Jun 11 2012

A Dangerous Thirst for Youth and Beauty

To celebrate crossing the one hundred page mark in my dissertation, I took myself to a movie, Snow White and the Huntsman. The previews included the new Les Misérables trailer. Tearful after hearing Anne Hathaway sing I Dreamed A Dream, I felt that no matter how disappointing the feature presentation, I would leave satisfied.

Happily, I left much more than satisfied.

(Spoiler alert: I try not to get too specific, but be warned.)

Snow White and the Huntsman is a curious and mostly successful mix of gritty fairytale with Joan of Arc saintliness.  It unabashedly draws from Lord of the Rings imagery and some of the locations are directly reminiscent of places in the LOTR trilogy; however, the derivative visual aspects are not distracting because the story itself offers some substantial themes on its own.

Charlize Theron sinks her teeth into the role of Queen Ravenna. Both the script and how Theron embodies the role creates a figure of evil with utterly no anti-hero attraction. Instead, her brokenness and desperation is evident from the very beginning: youth and physical beauty are her addictions–possessing them shores up her tenuous sense of self. Theron captures the undercurrent of insanity and unrelenting thirst, reducing Ravenna’s considerable power to an internal hell that sickens everything around her, including herself.

Snow White, well-played by Kristen Stewart (yes, she can act), holds the beauty of heart that not only shines in her behavior, but also affects those who come in contact with her. Stewart’s subdued and melancholy portrayal fits a heroine whose life has seen no beauty since her father’s death. While she begins with a limited understanding of her own destiny, she gradually transforms into a Joan of Arc-savior figure who inspires an entire land to rise up against the Queen’s poison.

Alongside the theme of youth and beauty, though not as prominent, is that of forgiveness. At one point, Snow White prays the Lord’s Prayer, an interesting, though fitting, choice. While she keeps the traditional language of the King James version, she says “forgive us our sins and as we forgive those who sin against us.” The change to a modern translation is subtle, but it makes the point immediately clear. This simple line provides a context for other moments in the film where Snow White expresses her forgiveness for the Queen’s sins against her and exhibits forgiveness as one of the main differences between them.

In contrast, the Queen’s drive to maintain her youth and beauty is fueled by resentment and unforgiveness. Ravenna’s hatred is played out equally on men and women. Trapped in a cycle of destruction, she drains the life of beautiful women to gain youth and beauty and destroys men to take vengeance on the man who cast her aside–which, in turn, drains her. I so wanted her to step out of the cycle and find redemption.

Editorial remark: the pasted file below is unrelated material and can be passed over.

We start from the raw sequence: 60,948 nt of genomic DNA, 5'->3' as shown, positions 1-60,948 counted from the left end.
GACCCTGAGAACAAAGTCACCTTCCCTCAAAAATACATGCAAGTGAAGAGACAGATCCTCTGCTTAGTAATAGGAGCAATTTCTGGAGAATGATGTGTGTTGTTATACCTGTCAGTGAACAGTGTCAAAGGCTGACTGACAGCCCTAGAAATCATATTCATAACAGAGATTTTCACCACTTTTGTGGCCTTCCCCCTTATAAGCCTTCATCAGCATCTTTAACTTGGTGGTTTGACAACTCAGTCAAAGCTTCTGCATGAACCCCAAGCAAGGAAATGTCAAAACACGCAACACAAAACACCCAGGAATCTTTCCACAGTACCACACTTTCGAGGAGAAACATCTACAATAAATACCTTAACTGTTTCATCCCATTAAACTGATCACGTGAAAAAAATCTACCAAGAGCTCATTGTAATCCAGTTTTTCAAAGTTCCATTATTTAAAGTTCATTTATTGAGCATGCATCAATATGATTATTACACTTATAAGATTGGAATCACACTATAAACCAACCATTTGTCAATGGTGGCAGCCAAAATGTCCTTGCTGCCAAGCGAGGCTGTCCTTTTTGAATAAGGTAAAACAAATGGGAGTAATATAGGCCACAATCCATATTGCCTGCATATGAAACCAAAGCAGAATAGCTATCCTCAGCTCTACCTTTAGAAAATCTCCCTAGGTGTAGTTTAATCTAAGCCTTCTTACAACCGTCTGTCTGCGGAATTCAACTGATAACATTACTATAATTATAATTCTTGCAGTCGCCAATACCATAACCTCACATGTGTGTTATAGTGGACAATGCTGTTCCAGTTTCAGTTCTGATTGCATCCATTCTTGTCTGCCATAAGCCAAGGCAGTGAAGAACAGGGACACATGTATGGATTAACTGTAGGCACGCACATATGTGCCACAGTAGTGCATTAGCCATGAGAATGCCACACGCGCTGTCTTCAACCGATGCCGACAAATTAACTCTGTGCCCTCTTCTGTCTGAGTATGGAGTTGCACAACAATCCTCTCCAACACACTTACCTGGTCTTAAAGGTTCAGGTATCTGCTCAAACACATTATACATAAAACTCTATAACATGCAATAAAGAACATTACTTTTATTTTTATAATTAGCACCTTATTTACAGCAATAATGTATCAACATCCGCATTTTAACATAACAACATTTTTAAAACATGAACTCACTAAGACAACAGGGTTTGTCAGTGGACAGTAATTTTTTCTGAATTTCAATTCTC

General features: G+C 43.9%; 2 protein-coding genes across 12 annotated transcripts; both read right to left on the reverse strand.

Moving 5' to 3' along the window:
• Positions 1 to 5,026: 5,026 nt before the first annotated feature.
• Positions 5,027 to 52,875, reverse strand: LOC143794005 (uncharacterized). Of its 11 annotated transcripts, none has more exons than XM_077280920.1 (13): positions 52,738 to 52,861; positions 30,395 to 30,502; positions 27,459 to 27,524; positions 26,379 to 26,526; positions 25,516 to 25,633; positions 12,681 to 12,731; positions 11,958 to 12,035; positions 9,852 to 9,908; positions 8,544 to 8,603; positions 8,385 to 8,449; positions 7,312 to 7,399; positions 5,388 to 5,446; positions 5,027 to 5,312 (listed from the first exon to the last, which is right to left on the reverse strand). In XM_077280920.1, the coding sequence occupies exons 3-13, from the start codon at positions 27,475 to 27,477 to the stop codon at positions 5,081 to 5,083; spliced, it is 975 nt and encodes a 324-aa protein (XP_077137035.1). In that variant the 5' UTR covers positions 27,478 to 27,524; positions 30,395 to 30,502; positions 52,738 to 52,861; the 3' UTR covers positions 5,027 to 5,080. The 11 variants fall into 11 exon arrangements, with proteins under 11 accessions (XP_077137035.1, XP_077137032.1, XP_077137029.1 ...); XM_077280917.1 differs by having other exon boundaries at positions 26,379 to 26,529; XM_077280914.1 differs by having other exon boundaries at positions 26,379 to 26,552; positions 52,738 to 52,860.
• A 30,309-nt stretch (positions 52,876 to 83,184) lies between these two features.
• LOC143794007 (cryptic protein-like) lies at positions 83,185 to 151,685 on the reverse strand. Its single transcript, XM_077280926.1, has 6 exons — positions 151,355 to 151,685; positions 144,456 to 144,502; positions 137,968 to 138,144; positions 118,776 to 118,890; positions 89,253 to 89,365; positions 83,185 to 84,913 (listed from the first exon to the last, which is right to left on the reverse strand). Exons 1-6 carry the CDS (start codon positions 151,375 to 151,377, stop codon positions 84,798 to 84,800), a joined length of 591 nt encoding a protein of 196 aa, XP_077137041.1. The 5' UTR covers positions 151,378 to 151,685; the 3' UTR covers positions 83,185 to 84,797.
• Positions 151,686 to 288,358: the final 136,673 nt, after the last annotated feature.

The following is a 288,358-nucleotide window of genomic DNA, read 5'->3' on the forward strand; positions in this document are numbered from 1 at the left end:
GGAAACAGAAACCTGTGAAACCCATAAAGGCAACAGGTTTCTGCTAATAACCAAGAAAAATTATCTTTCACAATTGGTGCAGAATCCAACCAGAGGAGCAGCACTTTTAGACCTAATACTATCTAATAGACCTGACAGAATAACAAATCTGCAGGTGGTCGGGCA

Caught in his own cycle of addiction and destruction, The Huntsman, played by Chris Hemsworth (he can act as well, redeeming himself from Thor), provides the contrasting redemptive story arc.  Neither the Huntsman nor the non-essential Prince play the romantic lead in any traditional sense and that is a mercy. Realistically, a woman who has just escaped after years in a tower prison, and a grief-stricken man who drowns himself in alcohol are not in the best place to start a romantic relationship.  The downplayed romantic elements fit well, as the story acknowledges the pain and distrust of the characters and doesn’t devolve into flimsy infatuation or desperate lust.  Instead, the implicit love brings life where there is death.

Of course, Snow White and the Huntsman has its problems and while it attempts to be epic, it falls short in most cases. Some story points could have been developed more deeply and other bits should have been left on the editing floor. But, even with these imperfections, I admit to leaving inspired.

Now, I’m looking forward to the new Pixar movie, Brave, whose becloaked-wild-red-hair-Scottish-archer heroine makes me laugh every time I watch the trailer.


Jun 8 2012

Friday Florilegium

Karl Barth continues to dominate my theological world right now.  Here’s a quote from The Christian Life, 234, broken into bite-size bits and with emphasis added. As with anything in this style of language, I recommend slowly reading it aloud:

[God] would not be God if the unrighteousness and disorder that man has brought on his individual and social existence, the lordship of the lordless powers, and the suffering that man causes himself and has to endure under their lordship, did not find a limit in Him.

That [the lordless powers] have this limit may be seen already in their own sphere in the simple fact that the Christian and the Christian community prays “Thy Kingdom come.”

The fact that along with everything else that happens it also happens that people can and will, and, in all their weakness and confusion, do pray this proves the majesty and might of another kingdom, which is God’s Kingdom, is very different from the kingdom of disorder, the lordship of the lordless powers, to which the Christian and also the church are painfully enough exposed and even subject.

Within the sphere of these powers, that other Kingdom is obviously, if inconceivably, confessed and known. There is an open looking in its direction. A calling for it is heard, and invocation of God as its Lord and King.

Among all other human acts, and in all humanity, the act of this invocation is to be noted too, and in it may be the limit which is set for the kingdom of human disorder–set by the other Kingdom which, in the form of the prayer for its coming, is not only distant, but also near and already present.

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